Matt Asiata, running back, Minnesota (number 44). With an assist from rookie Jerick McKinnon, a third-round pick from Georgia Southern, the running load will fall on Asiata going forward, in the absence of Adrian Peterson. Asiata is a powerback/fullback type at 5-11 and 234 pounds, slow but with a little bit of quickness. He has good hands, as he exhibited on a touchdown catch-and-run against the Patriots last week. The Saints have been vulnerable against the run, and Asiata will have to be a big part of the gameplan for the Vikings to have a chance Sunday in the Superdome. “He played a lot in the preseason,’’ said quarterback Matt Cassel this week. “He proved last week he could catch the ball out of the backfield. He stepped in for us last year and had a three touchdown game, so he’s a very capable back. The fact of the matter was when I got my start in New England when [Tom] Brady got hurt, nobody thought we could do anything. We closed ranks so to speak and went on to an 11-5 season. Guys get opportunities in this league all the time.’’ This is Asiata’s—and maybe for the rest of the season.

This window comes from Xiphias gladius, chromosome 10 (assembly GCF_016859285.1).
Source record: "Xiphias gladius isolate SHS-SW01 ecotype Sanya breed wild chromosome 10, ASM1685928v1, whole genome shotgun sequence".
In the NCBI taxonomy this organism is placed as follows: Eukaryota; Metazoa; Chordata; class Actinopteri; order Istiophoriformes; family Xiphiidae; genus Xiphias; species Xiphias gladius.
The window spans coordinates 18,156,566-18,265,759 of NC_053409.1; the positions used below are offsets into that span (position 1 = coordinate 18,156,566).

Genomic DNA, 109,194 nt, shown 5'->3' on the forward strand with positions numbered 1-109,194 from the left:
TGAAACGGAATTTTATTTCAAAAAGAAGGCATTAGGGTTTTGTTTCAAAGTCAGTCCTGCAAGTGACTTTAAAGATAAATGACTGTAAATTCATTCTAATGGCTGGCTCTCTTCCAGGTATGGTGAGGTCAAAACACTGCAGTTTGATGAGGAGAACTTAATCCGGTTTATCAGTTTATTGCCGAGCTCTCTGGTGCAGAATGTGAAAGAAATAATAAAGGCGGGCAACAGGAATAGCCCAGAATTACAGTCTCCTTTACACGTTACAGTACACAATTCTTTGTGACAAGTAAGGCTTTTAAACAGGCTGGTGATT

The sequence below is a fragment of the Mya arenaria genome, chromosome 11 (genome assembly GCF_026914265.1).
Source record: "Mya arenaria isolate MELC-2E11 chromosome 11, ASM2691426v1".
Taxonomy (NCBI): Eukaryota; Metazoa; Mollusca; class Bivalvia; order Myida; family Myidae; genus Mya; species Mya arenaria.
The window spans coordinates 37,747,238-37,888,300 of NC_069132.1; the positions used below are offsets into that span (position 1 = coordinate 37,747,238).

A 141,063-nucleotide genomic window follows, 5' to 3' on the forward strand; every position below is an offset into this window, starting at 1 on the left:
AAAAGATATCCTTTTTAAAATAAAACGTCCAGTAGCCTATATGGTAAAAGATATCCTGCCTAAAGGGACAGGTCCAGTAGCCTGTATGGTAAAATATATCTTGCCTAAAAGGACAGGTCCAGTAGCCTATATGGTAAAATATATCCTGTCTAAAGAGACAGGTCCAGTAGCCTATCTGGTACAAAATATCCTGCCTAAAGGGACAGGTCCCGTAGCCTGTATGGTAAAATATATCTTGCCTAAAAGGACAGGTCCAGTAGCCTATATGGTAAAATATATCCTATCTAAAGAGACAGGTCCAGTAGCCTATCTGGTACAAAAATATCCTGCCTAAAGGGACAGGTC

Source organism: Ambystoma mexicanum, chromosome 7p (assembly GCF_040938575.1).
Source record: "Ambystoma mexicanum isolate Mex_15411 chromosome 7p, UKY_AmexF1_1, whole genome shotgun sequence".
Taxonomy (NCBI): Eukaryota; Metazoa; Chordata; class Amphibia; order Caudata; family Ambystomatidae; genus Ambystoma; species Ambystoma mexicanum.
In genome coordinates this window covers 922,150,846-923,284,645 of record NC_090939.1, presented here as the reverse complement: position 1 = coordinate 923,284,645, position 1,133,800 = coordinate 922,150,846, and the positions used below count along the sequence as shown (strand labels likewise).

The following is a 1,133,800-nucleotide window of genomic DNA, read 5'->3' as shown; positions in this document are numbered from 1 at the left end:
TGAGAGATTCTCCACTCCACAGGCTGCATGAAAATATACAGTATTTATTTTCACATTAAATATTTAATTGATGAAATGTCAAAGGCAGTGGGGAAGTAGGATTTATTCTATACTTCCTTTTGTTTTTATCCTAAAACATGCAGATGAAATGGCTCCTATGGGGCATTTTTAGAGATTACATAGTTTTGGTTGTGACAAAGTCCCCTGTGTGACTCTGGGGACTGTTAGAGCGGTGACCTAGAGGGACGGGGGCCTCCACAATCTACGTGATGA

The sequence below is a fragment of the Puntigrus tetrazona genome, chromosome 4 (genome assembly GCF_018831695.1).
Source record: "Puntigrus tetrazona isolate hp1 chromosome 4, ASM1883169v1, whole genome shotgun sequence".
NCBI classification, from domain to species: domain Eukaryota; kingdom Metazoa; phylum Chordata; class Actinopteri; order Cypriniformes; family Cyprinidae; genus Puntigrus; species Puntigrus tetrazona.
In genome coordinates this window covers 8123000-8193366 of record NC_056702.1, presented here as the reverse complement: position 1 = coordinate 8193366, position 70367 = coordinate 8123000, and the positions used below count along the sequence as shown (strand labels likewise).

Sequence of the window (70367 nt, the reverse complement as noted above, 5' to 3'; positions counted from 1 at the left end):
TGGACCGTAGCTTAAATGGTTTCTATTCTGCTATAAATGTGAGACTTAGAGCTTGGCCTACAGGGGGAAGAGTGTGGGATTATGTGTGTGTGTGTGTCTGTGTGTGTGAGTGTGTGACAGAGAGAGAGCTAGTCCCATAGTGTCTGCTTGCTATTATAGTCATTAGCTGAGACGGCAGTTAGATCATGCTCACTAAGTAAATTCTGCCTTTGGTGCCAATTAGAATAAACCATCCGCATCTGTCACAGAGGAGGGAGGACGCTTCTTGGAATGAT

Bose Sound Bite of the Week

What does a coach say to his team after it just stood toe-to-toe with the Super Bowl champs, and won? Here's Mike McCoy after the Chargers beat the Seahawks last week:

“What’d we talk about all week long, men? Hey, we’re gonna take it one week at a time. You’ve gotta put one behind you and move onto the next. It’s about being a football team. Hey, we went through a lot in the last couple of weeks. All camp—even going back with everything that happened personally. People losing their friends or their family members. Losing some key players before the season and during the season. It’s been brutal on all of us. But you know what? We all stuck together and believed in what we were doing. That’s what we said all week long, men. Just keep fighting. We lose a brutal loss on Monday night. We lose a guy who’s been the cornerstone of the offensive line for eleven years. Then we go out there today and don’t skip a beat. Because we believed! Because we all believed in each other and what we’re doing! That’s the key, men. You gotta believe! Look what happened. We went out there, we worked our ass off all week long, and we beat a damn good football team."

[audio mp3="http://www.si.com/sites/default/files/audio/mmqb/2014/09/mike-mccoy-wk3.mp3"][/audio]

 

Regular Old Quote of the Week

“It can’t be a rivalry if you get your ass kicked all the time.”

—Arizona coach Bruce Arians, whose Cardinals play the big, bad Niners on Sunday in Glendale. Over the last five years, San Francisco is 9-1 against Arizona. 

Ten Things I’ll Be Watching For This Weekend

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1. Another bombshell. Will an NFL player have another off-field incident?